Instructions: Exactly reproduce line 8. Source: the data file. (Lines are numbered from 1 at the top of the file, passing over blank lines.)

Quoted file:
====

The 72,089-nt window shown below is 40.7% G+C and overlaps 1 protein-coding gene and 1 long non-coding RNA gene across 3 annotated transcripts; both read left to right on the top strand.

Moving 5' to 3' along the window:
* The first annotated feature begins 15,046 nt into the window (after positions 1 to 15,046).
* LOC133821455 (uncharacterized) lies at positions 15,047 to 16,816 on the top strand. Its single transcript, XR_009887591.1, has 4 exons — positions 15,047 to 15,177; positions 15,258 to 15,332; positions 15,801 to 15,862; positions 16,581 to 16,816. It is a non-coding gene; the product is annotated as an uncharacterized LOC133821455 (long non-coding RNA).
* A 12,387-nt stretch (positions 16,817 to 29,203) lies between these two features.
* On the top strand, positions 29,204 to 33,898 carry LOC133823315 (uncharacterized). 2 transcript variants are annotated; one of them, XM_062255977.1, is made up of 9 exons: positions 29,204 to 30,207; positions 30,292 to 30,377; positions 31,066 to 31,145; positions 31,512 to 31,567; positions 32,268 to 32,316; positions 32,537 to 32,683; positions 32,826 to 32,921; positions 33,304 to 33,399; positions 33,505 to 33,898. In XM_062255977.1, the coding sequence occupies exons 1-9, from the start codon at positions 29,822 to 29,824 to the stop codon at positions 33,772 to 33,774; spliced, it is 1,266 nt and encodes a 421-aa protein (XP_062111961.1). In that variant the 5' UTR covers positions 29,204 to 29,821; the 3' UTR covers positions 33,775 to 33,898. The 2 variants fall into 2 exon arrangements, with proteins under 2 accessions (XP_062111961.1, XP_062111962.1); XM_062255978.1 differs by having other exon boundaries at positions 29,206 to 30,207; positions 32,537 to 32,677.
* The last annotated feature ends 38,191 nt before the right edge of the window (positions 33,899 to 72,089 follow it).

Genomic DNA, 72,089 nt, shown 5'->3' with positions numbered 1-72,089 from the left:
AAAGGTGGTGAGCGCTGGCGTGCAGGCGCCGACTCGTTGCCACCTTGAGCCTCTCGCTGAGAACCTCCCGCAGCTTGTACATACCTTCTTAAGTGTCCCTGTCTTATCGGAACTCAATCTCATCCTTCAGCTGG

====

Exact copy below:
Genomic DNA, 72,089 nt, shown 5'->3' with positions numbered 1-72,089 from the left: